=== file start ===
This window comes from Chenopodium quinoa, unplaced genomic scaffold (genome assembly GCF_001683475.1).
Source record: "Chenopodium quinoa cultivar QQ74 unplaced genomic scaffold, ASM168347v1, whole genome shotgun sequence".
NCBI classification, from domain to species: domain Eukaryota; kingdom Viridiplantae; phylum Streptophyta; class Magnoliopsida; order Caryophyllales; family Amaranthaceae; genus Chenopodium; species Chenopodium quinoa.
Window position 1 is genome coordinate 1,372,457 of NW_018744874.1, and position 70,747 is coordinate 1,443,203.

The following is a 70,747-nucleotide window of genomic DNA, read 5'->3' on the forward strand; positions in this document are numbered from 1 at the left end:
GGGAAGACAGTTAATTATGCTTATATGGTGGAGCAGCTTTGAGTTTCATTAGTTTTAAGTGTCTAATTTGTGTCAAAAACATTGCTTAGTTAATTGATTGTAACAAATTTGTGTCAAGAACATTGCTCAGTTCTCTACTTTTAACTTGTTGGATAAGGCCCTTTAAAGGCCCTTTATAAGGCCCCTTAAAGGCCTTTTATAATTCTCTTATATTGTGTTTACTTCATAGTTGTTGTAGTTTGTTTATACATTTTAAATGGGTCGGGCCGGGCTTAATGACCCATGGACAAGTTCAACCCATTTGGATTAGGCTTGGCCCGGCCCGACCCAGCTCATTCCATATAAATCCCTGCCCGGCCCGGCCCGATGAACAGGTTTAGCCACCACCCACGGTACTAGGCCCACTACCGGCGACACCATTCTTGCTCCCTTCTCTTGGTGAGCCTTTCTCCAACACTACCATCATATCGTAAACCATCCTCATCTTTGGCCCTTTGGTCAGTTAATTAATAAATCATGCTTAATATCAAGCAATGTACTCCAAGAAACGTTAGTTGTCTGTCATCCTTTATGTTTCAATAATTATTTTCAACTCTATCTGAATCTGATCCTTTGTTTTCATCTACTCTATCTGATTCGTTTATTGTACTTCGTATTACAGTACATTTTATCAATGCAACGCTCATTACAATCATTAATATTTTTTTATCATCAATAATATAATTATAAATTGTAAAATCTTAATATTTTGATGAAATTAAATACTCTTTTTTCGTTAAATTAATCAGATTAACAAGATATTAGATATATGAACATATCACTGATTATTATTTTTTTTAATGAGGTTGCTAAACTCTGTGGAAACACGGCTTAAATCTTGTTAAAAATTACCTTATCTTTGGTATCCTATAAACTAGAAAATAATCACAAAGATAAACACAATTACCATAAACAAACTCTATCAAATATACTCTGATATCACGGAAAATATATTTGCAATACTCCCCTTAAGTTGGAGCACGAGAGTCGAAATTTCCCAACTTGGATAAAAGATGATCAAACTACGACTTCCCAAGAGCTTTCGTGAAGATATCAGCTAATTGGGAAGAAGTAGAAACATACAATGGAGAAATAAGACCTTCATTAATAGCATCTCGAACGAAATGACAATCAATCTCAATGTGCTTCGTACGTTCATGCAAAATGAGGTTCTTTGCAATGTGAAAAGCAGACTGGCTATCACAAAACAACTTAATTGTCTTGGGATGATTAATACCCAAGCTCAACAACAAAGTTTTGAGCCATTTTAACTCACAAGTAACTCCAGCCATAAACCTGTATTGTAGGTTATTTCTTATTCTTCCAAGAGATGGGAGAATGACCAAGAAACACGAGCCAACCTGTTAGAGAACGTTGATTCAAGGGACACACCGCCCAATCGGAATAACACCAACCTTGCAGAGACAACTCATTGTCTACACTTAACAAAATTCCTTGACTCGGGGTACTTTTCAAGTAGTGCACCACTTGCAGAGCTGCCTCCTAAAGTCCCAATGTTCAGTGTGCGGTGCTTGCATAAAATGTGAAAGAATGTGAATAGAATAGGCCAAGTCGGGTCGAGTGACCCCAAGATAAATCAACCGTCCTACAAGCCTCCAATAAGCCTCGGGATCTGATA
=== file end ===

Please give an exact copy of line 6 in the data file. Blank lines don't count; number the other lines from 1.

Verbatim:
GGGAAGACAGTTAATTATGCTTATATGGTGGAGCAGCTTTGAGTTTCATTAGTTTTAAGTGTCTAATTTGTGTCAAAAACATTGCTTAGTTAATTGATTGTAACAAATTTGTGTCAAGAACATTGCTCAGTTCTCTACTTTTAACTTGTTGGATAAGGCCCTTTAAAGGCCCTTTATAAGGCCCCTTAAAGGCCTTTTATAATTCTCTTATATTGTGTTTACTTCATAGTTGTTGTAGTTTGTTTATACATTTTAAATGGGTCGGGCCGGGCTTAATGACCCATGGACAAGTTCAACCCATTTGGATTAGGCTTGGCCCGGCCCGACCCAGCTCATTCCATATAAATCCCTGCCCGGCCCGGCCCGATGAACAGGTTTAGCCACCACCCACGGTACTAGGCCCACTACCGGCGACACCATTCTTGCTCCCTTCTCTTGGTGAGCCTTTCTCCAACACTACCATCATATCGTAAACCATCCTCATCTTTGGCCCTTTGGTCAGTTAATTAATAAATCATGCTTAATATCAAGCAATGTACTCCAAGAAACGTTAGTTGTCTGTCATCCTTTATGTTTCAATAATTATTTTCAACTCTATCTGAATCTGATCCTTTGTTTTCATCTACTCTATCTGATTCGTTTATTGTACTTCGTATTACAGTACATTTTATCAATGCAACGCTCATTACAATCATTAATATTTTTTTATCATCAATAATATAATTATAAATTGTAAAATCTTAATATTTTGATGAAATTAAATACTCTTTTTTCGTTAAATTAATCAGATTAACAAGATATTAGATATATGAACATATCACTGATTATTATTTTTTTTAATGAGGTTGCTAAACTCTGTGGAAACACGGCTTAAATCTTGTTAAAAATTACCTTATCTTTGGTATCCTATAAACTAGAAAATAATCACAAAGATAAACACAATTACCATAAACAAACTCTATCAAATATACTCTGATATCACGGAAAATATATTTGCAATACTCCCCTTAAGTTGGAGCACGAGAGTCGAAATTTCCCAACTTGGATAAAAGATGATCAAACTACGACTTCCCAAGAGCTTTCGTGAAGATATCAGCTAATTGGGAAGAAGTAGAAACATACAATGGAGAAATAAGACCTTCATTAATAGCATCTCGAACGAAATGACAATCAATCTCAATGTGCTTCGTACGTTCATGCAAAATGAGGTTCTTTGCAATGTGAAAAGCAGACTGGCTATCACAAAACAACTTAATTGTCTTGGGATGATTAATACCCAAGCTCAACAACAAAGTTTTGAGCCATTTTAACTCACAAGTAACTCCAGCCATAAACCTGTATTGTAGGTTATTTCTTATTCTTCCAAGAGATGGGAGAATGACCAAGAAACACGAGCCAACCTGTTAGAGAACGTTGATTCAAGGGACACACCGCCCAATCGGAATAACACCAACCTTGCAGAGACAACTCATTGTCTACACTTAACAAAATTCCTTGACTCGGGGTACTTTTCAAGTAGTGCACCACTTGCAGAGCTGCCTCCTAAAGTCCCAATGTTCAGTGTGCGGTGCTTGCATAAAATGTGAAAGAATGTGAATAGAATAGGCCAAGTCGGGTCGAGTGACCCCAAGATAAATCAACCGTCCTACAAGCCTCCAATAAGCCTCGGGATCTGATA